A few months ago, San Francisco humiliated itself by refusing to allow the Marines to film part of a TV commercial on San Francisco’s streets. Looking at what the Marines eventually did for the Bay Area portion of their shot, which was to use the Golden Gate Bridge as soon from the Golden Gate National Recreation Area, I can tell that the City That Used To Know How totally cut off its nose to spite its face when it refused to participate in the commercial. The video is absolutely gorgeous and it ties the Marines in to vast swathes of the United States. Anyway, I like the Golden Gate Bridge shot they actually used because, instead of showing the City that turned its back on the Marines, it instead shows Marin County and, by squinting and lots of imagination, I can pretend I see my home in the distance.
Watching the video put me in mind of Marco Martinez, a former gangbanger who became a Marine and received the Navy Cross. He’s written a book about his experiences called Hard Corps: From Gangster to Marine Hero. I haven’t read the book, but I did hear Martinez interviewed on a radio show. He said that the transforming moment for him occurred when he was in high school (and, at that time, he was a really hardcore gangster) and saw a Marine recruiter walk through the halls. He was so impressed by the recruiter’s imposing figure, by his dignity, and by his perfect uniform, that he suddenly realized that there was life beyond the ghetto and the gangs. Perhaps other young men and women, seeing this new video, will have the same feeling.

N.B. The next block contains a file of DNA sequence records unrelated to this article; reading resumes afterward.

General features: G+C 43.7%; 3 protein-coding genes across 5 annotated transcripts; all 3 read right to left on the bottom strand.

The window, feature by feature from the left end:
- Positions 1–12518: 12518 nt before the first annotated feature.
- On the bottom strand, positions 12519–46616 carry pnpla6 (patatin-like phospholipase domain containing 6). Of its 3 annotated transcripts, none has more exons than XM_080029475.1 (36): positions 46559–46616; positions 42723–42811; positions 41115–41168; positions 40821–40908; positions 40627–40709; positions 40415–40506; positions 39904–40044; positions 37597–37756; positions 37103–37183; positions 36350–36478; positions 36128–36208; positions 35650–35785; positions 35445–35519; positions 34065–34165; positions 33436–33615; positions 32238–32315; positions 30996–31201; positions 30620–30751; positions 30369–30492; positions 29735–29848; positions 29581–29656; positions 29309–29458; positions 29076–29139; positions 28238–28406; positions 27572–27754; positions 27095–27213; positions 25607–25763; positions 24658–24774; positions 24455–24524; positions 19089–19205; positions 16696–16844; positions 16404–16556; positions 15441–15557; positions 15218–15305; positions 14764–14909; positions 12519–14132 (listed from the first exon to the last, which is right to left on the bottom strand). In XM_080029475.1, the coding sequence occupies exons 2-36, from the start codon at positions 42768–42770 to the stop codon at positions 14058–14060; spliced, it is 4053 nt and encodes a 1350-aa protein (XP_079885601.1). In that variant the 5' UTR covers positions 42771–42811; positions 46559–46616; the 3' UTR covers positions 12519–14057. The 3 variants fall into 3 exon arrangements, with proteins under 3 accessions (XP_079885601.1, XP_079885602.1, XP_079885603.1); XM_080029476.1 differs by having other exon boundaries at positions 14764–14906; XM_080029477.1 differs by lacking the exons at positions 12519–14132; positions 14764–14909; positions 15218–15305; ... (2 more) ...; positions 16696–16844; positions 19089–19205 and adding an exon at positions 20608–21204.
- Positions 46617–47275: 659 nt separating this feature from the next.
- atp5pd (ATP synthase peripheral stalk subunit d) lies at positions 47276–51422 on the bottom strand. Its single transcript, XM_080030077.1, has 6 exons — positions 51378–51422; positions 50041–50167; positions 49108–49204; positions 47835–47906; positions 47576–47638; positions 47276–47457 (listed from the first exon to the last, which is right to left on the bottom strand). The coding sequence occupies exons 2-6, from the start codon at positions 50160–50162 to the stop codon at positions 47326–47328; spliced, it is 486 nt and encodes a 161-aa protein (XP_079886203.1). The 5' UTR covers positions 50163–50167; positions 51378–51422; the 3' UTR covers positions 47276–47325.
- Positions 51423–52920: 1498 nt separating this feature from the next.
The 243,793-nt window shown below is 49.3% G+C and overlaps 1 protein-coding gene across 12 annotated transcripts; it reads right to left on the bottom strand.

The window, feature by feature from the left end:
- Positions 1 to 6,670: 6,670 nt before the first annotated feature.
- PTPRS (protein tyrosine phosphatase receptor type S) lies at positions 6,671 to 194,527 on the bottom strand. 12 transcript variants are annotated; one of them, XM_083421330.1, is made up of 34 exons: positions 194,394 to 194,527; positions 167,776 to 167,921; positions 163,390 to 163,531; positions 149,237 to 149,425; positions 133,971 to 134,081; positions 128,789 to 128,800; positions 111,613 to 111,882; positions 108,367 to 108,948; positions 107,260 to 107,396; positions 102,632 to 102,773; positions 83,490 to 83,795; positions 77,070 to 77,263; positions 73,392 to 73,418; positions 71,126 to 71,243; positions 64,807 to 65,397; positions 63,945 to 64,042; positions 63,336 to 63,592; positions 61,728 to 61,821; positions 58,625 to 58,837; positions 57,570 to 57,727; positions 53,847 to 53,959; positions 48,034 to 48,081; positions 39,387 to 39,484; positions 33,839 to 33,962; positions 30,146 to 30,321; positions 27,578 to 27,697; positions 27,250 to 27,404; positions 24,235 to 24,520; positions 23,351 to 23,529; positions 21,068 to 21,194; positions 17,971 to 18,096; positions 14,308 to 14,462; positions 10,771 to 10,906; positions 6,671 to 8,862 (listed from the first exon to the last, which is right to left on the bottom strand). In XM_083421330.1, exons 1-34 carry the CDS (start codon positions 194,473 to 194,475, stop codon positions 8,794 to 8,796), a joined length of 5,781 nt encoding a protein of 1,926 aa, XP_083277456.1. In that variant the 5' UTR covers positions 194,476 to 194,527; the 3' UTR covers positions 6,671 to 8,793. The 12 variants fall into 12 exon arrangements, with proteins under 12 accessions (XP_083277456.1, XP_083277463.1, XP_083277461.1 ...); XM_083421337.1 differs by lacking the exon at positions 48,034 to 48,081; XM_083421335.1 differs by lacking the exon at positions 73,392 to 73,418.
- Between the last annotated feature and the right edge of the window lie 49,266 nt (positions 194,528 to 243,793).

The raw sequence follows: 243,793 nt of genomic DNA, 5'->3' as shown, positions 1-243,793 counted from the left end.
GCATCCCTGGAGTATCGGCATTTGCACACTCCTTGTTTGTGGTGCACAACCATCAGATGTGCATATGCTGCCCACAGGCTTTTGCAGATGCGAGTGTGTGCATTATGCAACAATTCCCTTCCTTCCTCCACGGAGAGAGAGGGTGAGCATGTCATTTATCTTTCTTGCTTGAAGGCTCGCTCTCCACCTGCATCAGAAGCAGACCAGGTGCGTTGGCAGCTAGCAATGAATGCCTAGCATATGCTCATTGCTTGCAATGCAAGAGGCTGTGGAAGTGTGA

UPDATE: I showed the video to my 8 year old son who, predictably, loved it, and made me show it to him 4 times. I say predictably because, yesterday, when we caught a big post-holiday sale at Barnes & Noble, my daughter came home with a puppy calendar and my son came home with an illustrated book on big weapons systems.